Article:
But researchers will need something far more basic than that: a recipe for replica Martian dirt. And thanks to a new study from the University of Central Florida, scientists might have it.
Researchers used readings from the Mars Curiosity rover to identify the chemical signatures of Martian soil. Then they gathered the basic materials from Earth (barring a few dangerous ones), ground them into a powder, mixed them together, baked them, then ground them up again. Now, they’re selling the soil to researchers and educators — fake space dirt, all for $20 a kilogram.
“Before this, we’ve had a bunch of other Martian simulants that get the color more or less right, but just because something is red doesn’t mean it’s accurate,” said Dan Britt, an author on the study and the director of the Center for Lunar and Asteroid Surface Science at the University of Central Florida. “The latest rover has given us solid data on what the actual mineralogy is.”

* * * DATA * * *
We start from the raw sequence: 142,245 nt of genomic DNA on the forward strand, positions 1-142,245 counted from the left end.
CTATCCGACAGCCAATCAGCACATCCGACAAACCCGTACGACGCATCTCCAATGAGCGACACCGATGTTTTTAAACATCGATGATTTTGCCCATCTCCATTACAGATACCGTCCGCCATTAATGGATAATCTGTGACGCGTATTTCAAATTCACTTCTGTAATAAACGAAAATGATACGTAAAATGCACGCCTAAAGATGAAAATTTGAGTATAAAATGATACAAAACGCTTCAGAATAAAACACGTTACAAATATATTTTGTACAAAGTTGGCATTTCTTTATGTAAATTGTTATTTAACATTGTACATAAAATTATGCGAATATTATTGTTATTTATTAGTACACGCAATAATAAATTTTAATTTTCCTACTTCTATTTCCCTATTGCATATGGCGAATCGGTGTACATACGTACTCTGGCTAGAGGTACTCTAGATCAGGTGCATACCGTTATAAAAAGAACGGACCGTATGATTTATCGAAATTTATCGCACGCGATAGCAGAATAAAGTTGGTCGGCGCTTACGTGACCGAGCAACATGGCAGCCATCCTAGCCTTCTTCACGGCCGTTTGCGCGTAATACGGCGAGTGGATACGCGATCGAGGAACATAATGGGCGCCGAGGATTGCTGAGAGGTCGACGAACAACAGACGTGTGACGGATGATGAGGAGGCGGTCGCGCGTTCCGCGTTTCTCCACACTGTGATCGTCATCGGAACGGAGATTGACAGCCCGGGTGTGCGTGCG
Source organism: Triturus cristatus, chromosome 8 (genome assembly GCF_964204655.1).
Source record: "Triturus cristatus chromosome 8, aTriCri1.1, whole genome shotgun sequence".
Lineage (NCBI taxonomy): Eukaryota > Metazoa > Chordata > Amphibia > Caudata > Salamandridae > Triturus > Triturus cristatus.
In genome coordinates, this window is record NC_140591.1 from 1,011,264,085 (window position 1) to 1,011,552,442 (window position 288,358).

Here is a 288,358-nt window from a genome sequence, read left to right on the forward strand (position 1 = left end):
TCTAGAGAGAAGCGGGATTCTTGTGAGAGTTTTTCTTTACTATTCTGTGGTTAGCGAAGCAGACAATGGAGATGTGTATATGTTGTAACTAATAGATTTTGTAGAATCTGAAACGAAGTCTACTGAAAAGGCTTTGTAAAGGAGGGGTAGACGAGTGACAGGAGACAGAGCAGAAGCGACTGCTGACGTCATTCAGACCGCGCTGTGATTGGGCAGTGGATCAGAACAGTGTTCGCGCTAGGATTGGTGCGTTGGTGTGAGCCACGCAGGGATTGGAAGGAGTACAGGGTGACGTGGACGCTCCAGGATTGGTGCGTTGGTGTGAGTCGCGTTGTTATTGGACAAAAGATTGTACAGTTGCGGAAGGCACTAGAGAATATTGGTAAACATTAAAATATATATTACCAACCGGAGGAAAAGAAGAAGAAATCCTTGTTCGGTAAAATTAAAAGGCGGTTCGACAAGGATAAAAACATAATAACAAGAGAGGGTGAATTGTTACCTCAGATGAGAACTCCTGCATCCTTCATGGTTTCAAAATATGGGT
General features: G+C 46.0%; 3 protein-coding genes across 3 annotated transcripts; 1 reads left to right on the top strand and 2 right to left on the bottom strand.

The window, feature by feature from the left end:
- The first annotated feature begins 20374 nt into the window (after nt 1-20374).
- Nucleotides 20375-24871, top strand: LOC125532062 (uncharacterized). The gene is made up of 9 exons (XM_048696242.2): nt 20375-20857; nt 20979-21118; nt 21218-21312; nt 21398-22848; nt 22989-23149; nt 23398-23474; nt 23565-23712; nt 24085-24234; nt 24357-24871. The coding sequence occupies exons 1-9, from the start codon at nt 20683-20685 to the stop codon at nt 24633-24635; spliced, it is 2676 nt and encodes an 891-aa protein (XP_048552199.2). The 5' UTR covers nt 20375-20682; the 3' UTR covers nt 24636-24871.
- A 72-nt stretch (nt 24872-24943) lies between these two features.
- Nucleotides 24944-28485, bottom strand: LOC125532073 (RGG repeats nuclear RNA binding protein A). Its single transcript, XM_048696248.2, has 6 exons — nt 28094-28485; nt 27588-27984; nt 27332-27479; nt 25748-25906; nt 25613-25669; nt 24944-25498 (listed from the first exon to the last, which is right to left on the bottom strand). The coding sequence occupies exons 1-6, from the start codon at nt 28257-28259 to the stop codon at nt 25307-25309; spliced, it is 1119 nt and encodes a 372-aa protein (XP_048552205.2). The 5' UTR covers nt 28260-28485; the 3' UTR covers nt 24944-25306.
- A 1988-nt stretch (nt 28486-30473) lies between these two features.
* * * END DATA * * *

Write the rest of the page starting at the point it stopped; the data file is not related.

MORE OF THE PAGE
Britt’s dirt is “probably within 85 to 90 percent of what you’re likely to find on the surface of Mars,” and that could unlock serious doors. Not only will researchers be able to more accurately test their lab equipment on the synthetic soil, but scientists might have a better chance at developing a galactic green thumb.
“If we want to colonize Mars, we need to take seeds and vegetations with us . . . So one use for [simulant soil] is to try and grow different kinds of edible plants on Mars,” said Dayl Martin, a research fellow and curator at the European Space Agency’s Sample Analog Curation Facility.
“If you’ve watched ‘The Martian,’ it would have been really bad if Matt Damon planted those potatoes and they didn’t grow,” Britt said. “You don’t want surprises. So being able to [grow plants] in a controlled environment on Earth is the first step to establishing a sustainable presence on Mars.”
Mars missions of all kinds typically draw skepticism, especially when it comes to the idea of humans colonizing the red planet. But it’s becoming increasingly clear that researchers are determined to explore ways to sustain life on Mars — and truly from the ground up.
“We might have said the same thing about going to South America in 1493,” Britt said. “We knew it was there, but there were a lot of unknowns. What we have to do is start crossing out those unknowns.”
Kelly Kasulis is a freelance journalist. Follow her on Twitter: @KasulisK.